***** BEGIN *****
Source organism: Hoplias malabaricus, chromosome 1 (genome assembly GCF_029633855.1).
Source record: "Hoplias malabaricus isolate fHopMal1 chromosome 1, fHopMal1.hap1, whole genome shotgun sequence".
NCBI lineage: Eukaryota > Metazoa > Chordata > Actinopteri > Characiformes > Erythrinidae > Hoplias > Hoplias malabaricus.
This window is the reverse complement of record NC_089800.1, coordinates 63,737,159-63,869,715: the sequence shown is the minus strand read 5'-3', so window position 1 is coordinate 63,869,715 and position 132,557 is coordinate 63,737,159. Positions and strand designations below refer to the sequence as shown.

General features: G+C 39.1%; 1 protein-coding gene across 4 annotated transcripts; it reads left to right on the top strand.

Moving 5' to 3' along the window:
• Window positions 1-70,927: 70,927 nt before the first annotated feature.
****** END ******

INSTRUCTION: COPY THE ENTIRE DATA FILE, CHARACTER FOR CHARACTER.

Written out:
Source organism: Hoplias malabaricus, chromosome 1 (genome assembly GCF_029633855.1).
Source record: "Hoplias malabaricus isolate fHopMal1 chromosome 1, fHopMal1.hap1, whole genome shotgun sequence".
NCBI lineage: Eukaryota > Metazoa > Chordata > Actinopteri > Characiformes > Erythrinidae > Hoplias > Hoplias malabaricus.
This window is the reverse complement of record NC_089800.1, coordinates 63,737,159-63,869,715: the sequence shown is the minus strand read 5'-3', so window position 1 is coordinate 63,869,715 and position 132,557 is coordinate 63,737,159. Positions and strand designations below refer to the sequence as shown.

General features: G+C 39.1%; 1 protein-coding gene across 4 annotated transcripts; it reads left to right on the top strand.

Moving 5' to 3' along the window:
• Window positions 1-70,927: 70,927 nt before the first annotated feature.